The Cardinals intrigued and mystified me on another level, too. Its main character, Mouse, was a young black woman who had just started working as a journalist. She wrote fiction in her spare time, and the novella was a kunstlerroman [artist’s novel] illuminating Mouse’s internal struggles as she mastered the art of writing. Unsure of her talent and unsure of her voice or whether she even had anything to say, she nevertheless carried on writing. As a fledgling writer myself, I connected deeply with this character. Though acutely aware of my power to represent people in the way ‘news’ was constructed, I was simultaneously afraid of this power. The character’s struggles with finding her voice thus resonated deeply on a personal as well as political level. Never before had I encountered the subjectivity of a young coloured woman at the centre of a novel. The message I had received through twenty years of fiction reading was that the interiority of a young black woman embedded within apartheid’s social relations was simply not a subject worthy of literature.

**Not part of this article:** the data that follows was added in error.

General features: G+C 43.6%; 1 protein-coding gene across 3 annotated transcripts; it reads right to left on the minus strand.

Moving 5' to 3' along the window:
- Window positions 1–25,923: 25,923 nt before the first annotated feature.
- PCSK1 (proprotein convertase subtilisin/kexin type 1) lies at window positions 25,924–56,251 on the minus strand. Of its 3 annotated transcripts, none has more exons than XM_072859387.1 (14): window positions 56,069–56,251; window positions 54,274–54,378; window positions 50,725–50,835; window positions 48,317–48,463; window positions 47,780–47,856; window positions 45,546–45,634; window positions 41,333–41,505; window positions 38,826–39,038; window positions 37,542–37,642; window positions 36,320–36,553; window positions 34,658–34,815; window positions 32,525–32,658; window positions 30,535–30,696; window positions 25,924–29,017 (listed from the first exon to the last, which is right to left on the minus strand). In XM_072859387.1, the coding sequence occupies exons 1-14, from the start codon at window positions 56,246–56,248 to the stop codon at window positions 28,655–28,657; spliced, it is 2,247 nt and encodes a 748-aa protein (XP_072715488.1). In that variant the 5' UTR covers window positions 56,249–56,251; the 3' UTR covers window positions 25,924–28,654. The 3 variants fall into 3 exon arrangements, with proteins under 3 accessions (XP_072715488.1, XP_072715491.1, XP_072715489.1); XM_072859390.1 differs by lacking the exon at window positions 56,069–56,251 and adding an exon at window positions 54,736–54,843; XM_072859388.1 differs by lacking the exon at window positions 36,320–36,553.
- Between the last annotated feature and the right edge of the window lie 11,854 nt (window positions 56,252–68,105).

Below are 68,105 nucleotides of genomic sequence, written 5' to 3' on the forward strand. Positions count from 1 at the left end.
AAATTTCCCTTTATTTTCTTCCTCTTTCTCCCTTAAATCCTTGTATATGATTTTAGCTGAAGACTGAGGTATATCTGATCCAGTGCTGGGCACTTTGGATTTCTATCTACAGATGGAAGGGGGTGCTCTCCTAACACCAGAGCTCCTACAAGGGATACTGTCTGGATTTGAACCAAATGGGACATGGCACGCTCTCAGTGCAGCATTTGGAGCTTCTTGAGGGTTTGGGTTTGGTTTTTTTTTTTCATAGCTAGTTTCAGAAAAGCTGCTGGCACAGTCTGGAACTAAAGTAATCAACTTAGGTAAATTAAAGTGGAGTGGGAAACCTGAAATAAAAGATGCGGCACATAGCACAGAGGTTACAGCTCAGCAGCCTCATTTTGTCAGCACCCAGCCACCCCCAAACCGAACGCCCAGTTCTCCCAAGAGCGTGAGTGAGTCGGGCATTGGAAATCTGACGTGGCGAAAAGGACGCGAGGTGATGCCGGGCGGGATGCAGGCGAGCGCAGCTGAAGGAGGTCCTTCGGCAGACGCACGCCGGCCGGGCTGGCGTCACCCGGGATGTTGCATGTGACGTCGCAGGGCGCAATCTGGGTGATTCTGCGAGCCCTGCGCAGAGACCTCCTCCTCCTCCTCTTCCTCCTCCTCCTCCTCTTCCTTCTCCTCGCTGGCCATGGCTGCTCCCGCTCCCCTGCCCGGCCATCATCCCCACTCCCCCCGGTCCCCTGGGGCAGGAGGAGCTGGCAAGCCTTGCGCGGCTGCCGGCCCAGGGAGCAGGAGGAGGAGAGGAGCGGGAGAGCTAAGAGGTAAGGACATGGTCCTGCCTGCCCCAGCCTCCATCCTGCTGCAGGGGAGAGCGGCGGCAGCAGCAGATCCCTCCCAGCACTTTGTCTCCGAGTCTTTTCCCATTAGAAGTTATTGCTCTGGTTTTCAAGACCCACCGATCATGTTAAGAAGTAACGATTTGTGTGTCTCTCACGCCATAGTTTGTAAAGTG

Head’s work jolted me awake, I realised, because I had not thought it possible that a black woman could be a writer. My education and socialisation had led me to believe that producing art—the production of a beautiful object, for no reason other than the pleasure of creating—was an activity that I, or someone like me, should not consider a possibility. Reading The Cardinals crystallised for me the fact that a black woman who had lived under apartheid, in similar conditions to mine, had succeeded in carving out a creative life—a fact that, until then, had not been a possibility I’d been remotely aware of.

What Head had ‘forcefully created’ (A Woman Alone, 28) through her writing was not only her ‘own hallowed ground’, but also a space into which I could enter, dream different dreams, and imagine myself as a creative being. In ‘creat[ing] new worlds out of nothing’ (28), Head also re-made the world for me, conjuring a host of new possibilities. I have been guided by these possibilities in writing this book.


  • Barbara Boswell is a feminist literary scholar and Associate Professor of English at the University of Cape Town. She is the author of Grace: A Novel (2017), which won the 2018 University of Johannesburg Debut Prize for Creative Writing.

About the book

‘What becomes possible in fiction by Black South African women? In this study, Barbara Boswell brilliantly reads novels by Miriam Tlali, Zoë Wicomb, Zukiswa Wanner, Kagiso Molope and others, and threads them into a transnational feminist literary conversation in which South African writing takes its rightful place. The result is a necessary and illuminating study which will become required reading in Literature and Women’s Studies classes across the globe. I read it hungrily and with gratitude.’